The Trouble With Uni

Today the English Broadsheets all put their own spin on the latest data about university trends. Starting with ‘facts’, here’s the enrolment numbers for the top eleven subjects students elected to start reading this year:

84,715 Law
76,359 Psychology
69,952 Medicine
66,544 Design
59,895 Nursing
55,500 English
54,838 Management
51,317 Business & Admin Studies Combinations
47,985 Business Studies
46,709 Economics
45,924 History

So Law is number one. But wait. As someone who’s first degree was in business, there are three separate entries that really ought be considered as a single entity. In which case, the proper rankings need to be redrawn.  Business should clearly be Number One, brimming with 154,140 students signing up for higher education commerce orientated pursuit.

Put another way, with the number of 18-yr olds currently estimated at around ¾m in the UK, then incredibly, one on five of the entire population in that age bracket take Business.

One article I read on this cited the previously unheralded Chicester Business Studies course as boasting the highest student satisfaction.  Intrigued, I found their syllabus. I was sorely disappointed to find it looked no different to that upon which I embarked over twenty years ago.

Granted, the ‘optional modules’ aren’t listed in full, but let’s face facts. There will be zero sales skills picked up by anyone on such a course. How can Sales as a discipline still not be deemed credible enough for inclusion? Why is it that Sales as a function doesn’t even merit throwaway mentions in passing during a Marketing lecture? Indeed, why is Sales considered by academia as simply an irritating extension of a marketing department that can be safely ignored?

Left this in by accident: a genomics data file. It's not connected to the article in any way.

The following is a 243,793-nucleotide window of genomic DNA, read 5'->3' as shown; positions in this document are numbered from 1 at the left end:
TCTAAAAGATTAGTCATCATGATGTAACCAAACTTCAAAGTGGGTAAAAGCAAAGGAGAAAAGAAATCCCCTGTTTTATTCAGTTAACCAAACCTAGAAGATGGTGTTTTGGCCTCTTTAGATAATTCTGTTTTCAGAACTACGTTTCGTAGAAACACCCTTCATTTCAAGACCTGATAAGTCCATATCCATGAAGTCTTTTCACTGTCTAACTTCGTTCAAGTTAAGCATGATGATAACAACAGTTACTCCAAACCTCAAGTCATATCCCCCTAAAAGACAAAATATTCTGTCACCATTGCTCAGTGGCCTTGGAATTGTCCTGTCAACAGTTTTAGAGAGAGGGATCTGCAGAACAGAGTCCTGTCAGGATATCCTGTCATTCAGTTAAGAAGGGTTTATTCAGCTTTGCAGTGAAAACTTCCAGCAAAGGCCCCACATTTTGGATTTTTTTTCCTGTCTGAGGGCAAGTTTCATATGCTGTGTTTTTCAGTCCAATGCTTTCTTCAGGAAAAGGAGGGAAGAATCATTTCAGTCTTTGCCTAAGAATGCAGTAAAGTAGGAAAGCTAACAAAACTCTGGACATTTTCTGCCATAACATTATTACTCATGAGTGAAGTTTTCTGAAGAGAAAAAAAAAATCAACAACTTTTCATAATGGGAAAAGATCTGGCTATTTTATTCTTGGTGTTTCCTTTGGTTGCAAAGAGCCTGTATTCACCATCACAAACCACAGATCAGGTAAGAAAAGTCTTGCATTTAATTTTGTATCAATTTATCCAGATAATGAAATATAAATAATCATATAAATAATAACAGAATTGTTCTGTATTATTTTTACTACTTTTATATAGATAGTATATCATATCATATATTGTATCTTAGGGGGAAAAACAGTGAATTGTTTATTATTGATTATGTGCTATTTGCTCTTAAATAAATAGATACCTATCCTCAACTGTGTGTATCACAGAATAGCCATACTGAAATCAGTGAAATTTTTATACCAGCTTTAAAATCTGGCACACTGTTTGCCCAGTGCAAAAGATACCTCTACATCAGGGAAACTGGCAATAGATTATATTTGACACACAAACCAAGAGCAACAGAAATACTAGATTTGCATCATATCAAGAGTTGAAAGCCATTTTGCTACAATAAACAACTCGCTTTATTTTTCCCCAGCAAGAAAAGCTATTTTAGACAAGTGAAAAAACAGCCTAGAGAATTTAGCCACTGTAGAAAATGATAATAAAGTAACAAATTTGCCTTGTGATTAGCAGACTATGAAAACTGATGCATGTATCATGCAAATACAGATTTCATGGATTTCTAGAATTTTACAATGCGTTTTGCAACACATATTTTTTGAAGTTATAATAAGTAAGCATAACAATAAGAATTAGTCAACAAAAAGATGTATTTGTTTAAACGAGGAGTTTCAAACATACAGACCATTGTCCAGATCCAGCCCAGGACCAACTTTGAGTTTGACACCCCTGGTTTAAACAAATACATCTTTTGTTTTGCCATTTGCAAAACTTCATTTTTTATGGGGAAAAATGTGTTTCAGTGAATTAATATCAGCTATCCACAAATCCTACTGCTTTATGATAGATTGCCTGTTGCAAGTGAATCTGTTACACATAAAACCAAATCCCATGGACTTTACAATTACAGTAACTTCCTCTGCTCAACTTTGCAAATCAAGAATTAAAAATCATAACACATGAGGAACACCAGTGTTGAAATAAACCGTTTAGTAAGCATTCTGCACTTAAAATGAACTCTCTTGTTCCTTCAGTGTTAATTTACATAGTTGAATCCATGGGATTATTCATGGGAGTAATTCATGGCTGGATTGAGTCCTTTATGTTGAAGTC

This strikes me as all so wrong. It would be easy to breakdown “selling” into a modular format for a term’s worth of study. Two strands – theory and skills – would be an obvious starting point.

Knowing about funnel management, for instance, political mapping, proposal creation, and (dare I say it) closing would all prove way, way more beneficial in my humble experience than say, Operations Management or Strategic Human Resources.

I tend to call around a salesteam before I train them when called upon by one of my customers to run such a session.  I usually ask whether there’s any skill or topic they’d be keen to have a refresher on or even be introduced to afresh, that I may be able to touch on too. Last time I did so, with around a dozen salespeople, I got enough steers to fill an entire semester. If only Universities understood this…

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